A woman with her three children was crying throughout the candle vigil ceremony and she explained to me that her husband is a martyr and how it was important for her to make sure that her children pay tribute to their father and all other Eritrean martyrs. However, crying isn’t the way to pay tribute to Eritrean fallen heroes but instead help them rest in peace by showing respect, remember the good achieved by them and take on the responsibility. This year’s theme focused mainly on this approach and was reflected in songs, drama and poems. In fact, a beautiful drama depicted a mother who was lying in her bed crying while the angel martyrs were resting in peace and her martyr son cannot find peace because of his mother’s sorrows. At the end of the performance the mother said “by crying losing your light, I won’t” while a remake of the legendary singer Tesfay Mehari, Fihira, was sung in a musical drama where actors were holding the sword of defense while children in white were protected. “Haben iyu hagos iyu nay suwat, dekey adjokhum”, literally translated as “it’s pride, it’s happiness of our martyr and our children, be strong”. A wonderful candle vigil ceremony on the eve which came to an end in the evening hours.
Eritreans at home, on the streets, at work lit candles while watching documentaries on EriTV before sleeping a few hours and join a morning march at 5:30am on Tuesday, 20 June. Despite the chilly weather and the few rain spells, residents of the capital city took part in the march from Bahti Meskerem square to the National Martyrs Cemetery.
The ceremony started with the laying of wreathes of flowers at the cemetery. Wreathes were laid by President Isaias Afwerki, Al-Amin Mohammed Seid, PFDJ Secretary, and General Filipos Woldeyannes, Chief of staff of the Eritrean Armed Forces. NUEW’s President, Mrs. Tekea Tesfamichael and Governor of the Central Region, Major General Romodan Osman Awlyay.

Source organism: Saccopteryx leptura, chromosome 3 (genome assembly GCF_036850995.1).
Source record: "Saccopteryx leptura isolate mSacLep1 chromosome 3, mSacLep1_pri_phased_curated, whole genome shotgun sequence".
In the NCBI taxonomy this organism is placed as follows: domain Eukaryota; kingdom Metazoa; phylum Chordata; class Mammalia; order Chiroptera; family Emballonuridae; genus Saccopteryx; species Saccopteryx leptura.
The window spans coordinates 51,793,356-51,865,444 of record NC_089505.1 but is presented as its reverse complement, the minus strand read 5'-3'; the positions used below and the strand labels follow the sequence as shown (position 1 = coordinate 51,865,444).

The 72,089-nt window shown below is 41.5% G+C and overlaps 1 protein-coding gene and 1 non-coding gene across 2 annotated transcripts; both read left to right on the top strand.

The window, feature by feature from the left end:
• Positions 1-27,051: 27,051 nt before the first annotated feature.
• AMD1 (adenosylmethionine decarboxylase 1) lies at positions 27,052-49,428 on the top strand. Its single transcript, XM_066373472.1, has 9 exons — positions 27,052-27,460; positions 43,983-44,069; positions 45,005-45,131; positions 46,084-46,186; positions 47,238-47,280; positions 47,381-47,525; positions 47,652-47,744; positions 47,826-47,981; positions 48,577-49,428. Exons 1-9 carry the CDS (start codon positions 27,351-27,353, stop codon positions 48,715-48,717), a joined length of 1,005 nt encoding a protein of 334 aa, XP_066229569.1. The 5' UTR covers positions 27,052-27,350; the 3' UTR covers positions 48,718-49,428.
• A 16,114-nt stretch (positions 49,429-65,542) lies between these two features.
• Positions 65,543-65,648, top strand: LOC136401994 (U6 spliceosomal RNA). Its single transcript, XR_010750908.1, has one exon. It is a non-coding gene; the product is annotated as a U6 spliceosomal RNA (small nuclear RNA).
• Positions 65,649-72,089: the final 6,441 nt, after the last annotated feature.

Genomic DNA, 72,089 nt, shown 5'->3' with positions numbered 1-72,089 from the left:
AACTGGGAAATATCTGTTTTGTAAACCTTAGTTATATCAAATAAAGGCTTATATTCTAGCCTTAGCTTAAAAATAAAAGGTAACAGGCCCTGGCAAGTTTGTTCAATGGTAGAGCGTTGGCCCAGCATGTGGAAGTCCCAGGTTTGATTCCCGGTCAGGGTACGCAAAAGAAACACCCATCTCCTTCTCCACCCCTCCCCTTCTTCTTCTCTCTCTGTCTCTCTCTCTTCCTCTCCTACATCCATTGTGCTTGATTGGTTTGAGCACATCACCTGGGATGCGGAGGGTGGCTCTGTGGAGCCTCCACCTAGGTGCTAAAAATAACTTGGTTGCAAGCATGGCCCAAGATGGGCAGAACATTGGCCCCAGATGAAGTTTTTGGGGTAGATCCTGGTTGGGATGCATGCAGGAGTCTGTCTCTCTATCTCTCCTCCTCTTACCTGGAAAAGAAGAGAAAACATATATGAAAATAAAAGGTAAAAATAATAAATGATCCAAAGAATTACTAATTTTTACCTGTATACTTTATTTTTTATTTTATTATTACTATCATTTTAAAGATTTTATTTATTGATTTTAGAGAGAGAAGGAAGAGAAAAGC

The ceremony continued with the arrival of President Isaias at the square followed by Ministers, PFDJ officials, national civil societies, religious leaders and members of the diplomatic corps. After a minute of silence, the Commissioner of Sport and Culture, Ambassador Zemede Tekle called upon the President to deliver his keynote speech. President Isaias expressed the responsibility that each citizen carries in ensuring that the sacrifice of the life of Eritrean fallen heroes paid to the children of Eritrea an independent nation is remembered. He reminded all of the challenges being faced and the new phase of development with strong focus on water resources. He added that Martyr’s Day is not a day of mourning but a day of pride and commemoration.
After his brief speech the official commemoration continued through cultural performance. The stage was decorated with a replica of the symbolic mosque of Nakfa. During the performances, the theme of remembrance in happiness rather than sorrow was repeated. The singer, Melake Abraham, expressed it beautifully by saying “I won’t cry but will discuss and share thoughts about our martyrs”. Another theatrical show got my particular attention and that of the crowd. Some women could not hold it and had tears dropping to their cheeks. It was this young boy who was trying to understand what Martyrs’ Day was about and couldn’t get the answer he wanted. While asking himself, two angel martyrs talked to him and explained to him what martyrdom meant and what sacrifices have been made by the people. The two continued by encouraging the little boy to be great and achieve what has always been the dreams of those who sacrificed their lives for him to live in a free nation. This very touching performance gave an end to the official ceremony.
Time to depose flowers to loved ones at the cemetery while others would go and visit friends or parents who have lost their children as a sign of empathy and sharing the day together. Eritreans all around the world paid a minute of silence in unison at 1pm Asmara time under the ring of the local radio Dimtsi Hafash.
Another year of remembrance of Eritrea’s fallen heroes. A remembrance of the sacrifices. A remembrance of the responsibility every citizen holds. A remembrance with pride and gratitude rather than mourning to allow our fallen heroes to rest in peace.
Eternal Glory to our Martyrs!